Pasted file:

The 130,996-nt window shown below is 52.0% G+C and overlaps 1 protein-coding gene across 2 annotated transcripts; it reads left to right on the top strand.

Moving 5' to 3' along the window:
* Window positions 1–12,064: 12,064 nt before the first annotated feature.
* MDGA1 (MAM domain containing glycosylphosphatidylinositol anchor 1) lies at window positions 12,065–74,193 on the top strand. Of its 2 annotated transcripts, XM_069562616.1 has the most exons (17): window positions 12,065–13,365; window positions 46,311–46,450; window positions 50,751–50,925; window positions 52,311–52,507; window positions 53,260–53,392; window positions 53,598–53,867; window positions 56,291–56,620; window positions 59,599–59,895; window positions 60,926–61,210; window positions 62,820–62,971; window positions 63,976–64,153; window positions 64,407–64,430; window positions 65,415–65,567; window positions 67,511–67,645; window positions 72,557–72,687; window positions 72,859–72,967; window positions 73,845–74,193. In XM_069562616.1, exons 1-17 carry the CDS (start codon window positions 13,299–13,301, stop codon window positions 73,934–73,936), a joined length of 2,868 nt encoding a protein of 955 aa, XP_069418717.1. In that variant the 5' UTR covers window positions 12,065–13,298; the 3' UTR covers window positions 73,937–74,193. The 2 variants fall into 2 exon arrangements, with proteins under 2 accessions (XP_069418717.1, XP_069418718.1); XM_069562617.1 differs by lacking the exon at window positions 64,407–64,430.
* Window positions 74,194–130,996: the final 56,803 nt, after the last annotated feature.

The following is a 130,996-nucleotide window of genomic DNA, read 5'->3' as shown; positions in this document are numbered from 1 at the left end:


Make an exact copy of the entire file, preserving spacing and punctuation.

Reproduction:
The 130,996-nt window shown below is 52.0% G+C and overlaps 1 protein-coding gene across 2 annotated transcripts; it reads left to right on the top strand.

Moving 5' to 3' along the window:
* Window positions 1–12,064: 12,064 nt before the first annotated feature.
* MDGA1 (MAM domain containing glycosylphosphatidylinositol anchor 1) lies at window positions 12,065–74,193 on the top strand. Of its 2 annotated transcripts, XM_069562616.1 has the most exons (17): window positions 12,065–13,365; window positions 46,311–46,450; window positions 50,751–50,925; window positions 52,311–52,507; window positions 53,260–53,392; window positions 53,598–53,867; window positions 56,291–56,620; window positions 59,599–59,895; window positions 60,926–61,210; window positions 62,820–62,971; window positions 63,976–64,153; window positions 64,407–64,430; window positions 65,415–65,567; window positions 67,511–67,645; window positions 72,557–72,687; window positions 72,859–72,967; window positions 73,845–74,193. In XM_069562616.1, exons 1-17 carry the CDS (start codon window positions 13,299–13,301, stop codon window positions 73,934–73,936), a joined length of 2,868 nt encoding a protein of 955 aa, XP_069418717.1. In that variant the 5' UTR covers window positions 12,065–13,298; the 3' UTR covers window positions 73,937–74,193. The 2 variants fall into 2 exon arrangements, with proteins under 2 accessions (XP_069418717.1, XP_069418718.1); XM_069562617.1 differs by lacking the exon at window positions 64,407–64,430.
* Window positions 74,194–130,996: the final 56,803 nt, after the last annotated feature.

The following is a 130,996-nucleotide window of genomic DNA, read 5'->3' as shown; positions in this document are numbered from 1 at the left end: